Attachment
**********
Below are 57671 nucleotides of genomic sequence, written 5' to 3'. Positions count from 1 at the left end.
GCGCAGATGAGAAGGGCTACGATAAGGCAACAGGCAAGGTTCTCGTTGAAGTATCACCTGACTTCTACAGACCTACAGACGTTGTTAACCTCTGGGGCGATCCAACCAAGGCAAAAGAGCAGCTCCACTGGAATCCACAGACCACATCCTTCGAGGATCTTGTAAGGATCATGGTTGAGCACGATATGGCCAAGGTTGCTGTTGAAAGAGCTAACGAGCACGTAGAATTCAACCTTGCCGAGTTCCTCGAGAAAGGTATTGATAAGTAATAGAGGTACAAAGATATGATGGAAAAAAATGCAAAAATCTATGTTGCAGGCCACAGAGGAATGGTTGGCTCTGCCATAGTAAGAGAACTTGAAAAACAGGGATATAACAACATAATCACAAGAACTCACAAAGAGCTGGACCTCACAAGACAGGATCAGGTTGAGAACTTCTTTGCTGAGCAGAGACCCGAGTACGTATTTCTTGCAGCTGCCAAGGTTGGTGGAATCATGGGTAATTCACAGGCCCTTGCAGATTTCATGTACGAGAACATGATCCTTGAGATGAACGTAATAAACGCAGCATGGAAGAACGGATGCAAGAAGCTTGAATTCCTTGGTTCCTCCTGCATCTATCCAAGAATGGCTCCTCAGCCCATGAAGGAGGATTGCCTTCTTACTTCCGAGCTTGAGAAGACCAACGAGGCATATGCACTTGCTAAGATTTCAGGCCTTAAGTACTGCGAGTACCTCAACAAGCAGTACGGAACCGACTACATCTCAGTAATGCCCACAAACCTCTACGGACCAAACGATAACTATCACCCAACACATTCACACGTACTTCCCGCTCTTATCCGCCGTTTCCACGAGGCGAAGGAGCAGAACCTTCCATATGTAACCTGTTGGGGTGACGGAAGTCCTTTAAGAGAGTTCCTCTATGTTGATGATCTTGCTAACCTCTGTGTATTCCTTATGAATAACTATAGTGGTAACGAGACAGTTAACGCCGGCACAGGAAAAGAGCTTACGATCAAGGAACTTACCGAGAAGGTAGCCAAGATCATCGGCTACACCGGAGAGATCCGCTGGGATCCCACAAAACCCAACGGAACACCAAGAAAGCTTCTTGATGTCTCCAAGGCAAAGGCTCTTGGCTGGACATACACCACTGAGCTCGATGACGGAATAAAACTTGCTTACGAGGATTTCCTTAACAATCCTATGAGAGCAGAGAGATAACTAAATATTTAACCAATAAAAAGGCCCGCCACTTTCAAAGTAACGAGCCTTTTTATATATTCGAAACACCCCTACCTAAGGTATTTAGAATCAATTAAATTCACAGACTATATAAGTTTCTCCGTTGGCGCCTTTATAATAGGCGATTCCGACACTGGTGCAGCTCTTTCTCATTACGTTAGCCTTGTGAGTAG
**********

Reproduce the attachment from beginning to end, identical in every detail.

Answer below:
Below are 57671 nucleotides of genomic sequence, written 5' to 3'. Positions count from 1 at the left end.
GCGCAGATGAGAAGGGCTACGATAAGGCAACAGGCAAGGTTCTCGTTGAAGTATCACCTGACTTCTACAGACCTACAGACGTTGTTAACCTCTGGGGCGATCCAACCAAGGCAAAAGAGCAGCTCCACTGGAATCCACAGACCACATCCTTCGAGGATCTTGTAAGGATCATGGTTGAGCACGATATGGCCAAGGTTGCTGTTGAAAGAGCTAACGAGCACGTAGAATTCAACCTTGCCGAGTTCCTCGAGAAAGGTATTGATAAGTAATAGAGGTACAAAGATATGATGGAAAAAAATGCAAAAATCTATGTTGCAGGCCACAGAGGAATGGTTGGCTCTGCCATAGTAAGAGAACTTGAAAAACAGGGATATAACAACATAATCACAAGAACTCACAAAGAGCTGGACCTCACAAGACAGGATCAGGTTGAGAACTTCTTTGCTGAGCAGAGACCCGAGTACGTATTTCTTGCAGCTGCCAAGGTTGGTGGAATCATGGGTAATTCACAGGCCCTTGCAGATTTCATGTACGAGAACATGATCCTTGAGATGAACGTAATAAACGCAGCATGGAAGAACGGATGCAAGAAGCTTGAATTCCTTGGTTCCTCCTGCATCTATCCAAGAATGGCTCCTCAGCCCATGAAGGAGGATTGCCTTCTTACTTCCGAGCTTGAGAAGACCAACGAGGCATATGCACTTGCTAAGATTTCAGGCCTTAAGTACTGCGAGTACCTCAACAAGCAGTACGGAACCGACTACATCTCAGTAATGCCCACAAACCTCTACGGACCAAACGATAACTATCACCCAACACATTCACACGTACTTCCCGCTCTTATCCGCCGTTTCCACGAGGCGAAGGAGCAGAACCTTCCATATGTAACCTGTTGGGGTGACGGAAGTCCTTTAAGAGAGTTCCTCTATGTTGATGATCTTGCTAACCTCTGTGTATTCCTTATGAATAACTATAGTGGTAACGAGACAGTTAACGCCGGCACAGGAAAAGAGCTTACGATCAAGGAACTTACCGAGAAGGTAGCCAAGATCATCGGCTACACCGGAGAGATCCGCTGGGATCCCACAAAACCCAACGGAACACCAAGAAAGCTTCTTGATGTCTCCAAGGCAAAGGCTCTTGGCTGGACATACACCACTGAGCTCGATGACGGAATAAAACTTGCTTACGAGGATTTCCTTAACAATCCTATGAGAGCAGAGAGATAACTAAATATTTAACCAATAAAAAGGCCCGCCACTTTCAAAGTAACGAGCCTTTTTATATATTCGAAACACCCCTACCTAAGGTATTTAGAATCAATTAAATTCACAGACTATATAAGTTTCTCCGTTGGCGCCTTTATAATAGGCGATTCCGACACTGGTGCAGCTCTTTCTCATTACGTTAGCCTTGTGAGTAG